Benjamin Harrison: 6 Major Achievements
From 1889 to 1893, Benjamin Harrison served as our nation’s 23rd president and commander-in-chief. It was not the first time a Harrison held the White House Office. About half a century prior to Benjamin Harrison’s election, his grandfather, William Henry Harrison, was elected as the ninth president of the United States.
Born in North Bend, Ohio (on August 20, 1833), Benjamin Harrison pursued a career in law and became a renowned attorney in Indianapolis. He also fought for the Union during the American Civil War, attaining the rank of brevet brigadier general in 1865. What other feats did Benjamin Harrison attain?
Below are 6 major achievements of Benjamin Harrison, the 23rd President of the United States:
U.S. Court of Claims Commissioner
After understudying Judge Bellamy Storer of Cincinnati, Benjamin was able to gain admission into Ohio’s Bar in 1854. Two years prior to that, he had spent two years at the Miami University in Oxford, Ohio. After passing the bar, Harrison proceeded to practicing law in John H. Ray’s firm.
The young attorney also worked as a commissioner in the U.S. Court of Claims office. A former member of the Phi Delta Theta fraternity, Harrison is also credited with establishing the Phi Delta Theta Alumni Club in Indianapolis.
Indiana City Attorney
Upon the demise of the Whig Party in the 1850s, Harrison, like many other Whigs, joined the fledgling Republican Party. Harrison even supported John C. Frémont’s presidential bid. A year later, in 1857, the city of Indianapolis elected Harrison to the office of the Indiana City Attorney. The office proved very rewarding, both financially and career wise, for the budding politician and attorney.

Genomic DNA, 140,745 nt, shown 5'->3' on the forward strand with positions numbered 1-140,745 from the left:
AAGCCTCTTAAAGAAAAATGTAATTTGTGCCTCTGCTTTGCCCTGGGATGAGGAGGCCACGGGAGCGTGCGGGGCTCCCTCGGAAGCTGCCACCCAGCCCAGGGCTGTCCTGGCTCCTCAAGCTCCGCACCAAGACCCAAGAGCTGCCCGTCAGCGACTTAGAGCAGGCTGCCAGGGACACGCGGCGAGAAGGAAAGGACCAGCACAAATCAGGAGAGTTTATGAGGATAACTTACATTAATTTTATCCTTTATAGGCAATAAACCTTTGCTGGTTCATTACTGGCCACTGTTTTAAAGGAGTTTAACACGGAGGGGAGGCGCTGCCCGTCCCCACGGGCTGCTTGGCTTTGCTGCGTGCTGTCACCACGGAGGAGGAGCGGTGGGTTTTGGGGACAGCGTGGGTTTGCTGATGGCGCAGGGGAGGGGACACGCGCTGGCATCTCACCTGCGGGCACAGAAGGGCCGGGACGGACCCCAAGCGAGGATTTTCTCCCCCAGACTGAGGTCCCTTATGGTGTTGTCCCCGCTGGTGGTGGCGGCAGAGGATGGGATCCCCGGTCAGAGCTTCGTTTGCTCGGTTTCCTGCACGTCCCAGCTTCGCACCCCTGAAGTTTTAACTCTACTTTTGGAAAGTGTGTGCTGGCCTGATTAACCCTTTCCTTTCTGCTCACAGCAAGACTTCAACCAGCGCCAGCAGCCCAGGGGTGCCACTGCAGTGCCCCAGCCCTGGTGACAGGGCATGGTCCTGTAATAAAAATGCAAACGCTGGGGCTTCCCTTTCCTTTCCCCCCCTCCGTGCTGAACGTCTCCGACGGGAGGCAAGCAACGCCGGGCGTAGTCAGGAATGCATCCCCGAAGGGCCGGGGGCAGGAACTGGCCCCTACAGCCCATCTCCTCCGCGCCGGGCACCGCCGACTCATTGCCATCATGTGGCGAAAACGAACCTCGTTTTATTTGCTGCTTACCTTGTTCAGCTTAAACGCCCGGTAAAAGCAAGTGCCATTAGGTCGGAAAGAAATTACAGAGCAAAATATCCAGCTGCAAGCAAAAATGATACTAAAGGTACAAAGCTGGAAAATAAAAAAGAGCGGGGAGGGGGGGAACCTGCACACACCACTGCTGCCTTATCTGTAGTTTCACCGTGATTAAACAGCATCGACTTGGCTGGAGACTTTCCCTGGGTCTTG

As the Indiana City’s attorney, Harrison continued rising through the ranks of the Republican Party. At one point in time, he was the party’s secretary in Indiana.
Fought for the Union during the Civil War
After the Fort Sumter attack ushered in the American Civil War, Benjamin Harrison responded immediately to the Union’s call for volunteers. Harrison, 29, played a crucial role in recruiting volunteers to form a regiment in the Union’s army. Starting from the rank of captain and company commander, he was promoted to colonel in August 1862.
Harrison and the 70th Indiana carried out intelligence gathering missions for the Union army. He was also part of the group of soldiers who protected military and civilian installations in states such as Tennessee and Kentucky. The young army commander also served under William T. Sherman during the Atlanta Campaign. His hard work earned him a promotion to the rank of 1st Brigade of the 1st Division. Benjamin Harrison’s division featured heavily in many battles such as Cassville, New Hope Church and Peachtree Creek.
Harrison’s bravery was recognized by President Abraham Lincoln and the US Senate as he was promoted to the rank of brevet brigadier general of volunteers in 1865.
Elected to the U.S. Senate for six years
Harrison defeated Walter Q. Gresham to secure a six-year term (1881 to 1887) in the United States Senate. His first term of office in the Senate saw him serve as the chairman of the U.S. Senate Committee on Transportation Routes to the Seaboard. In his second and third terms, he was the chair of U.S. Senate Committee on Territories.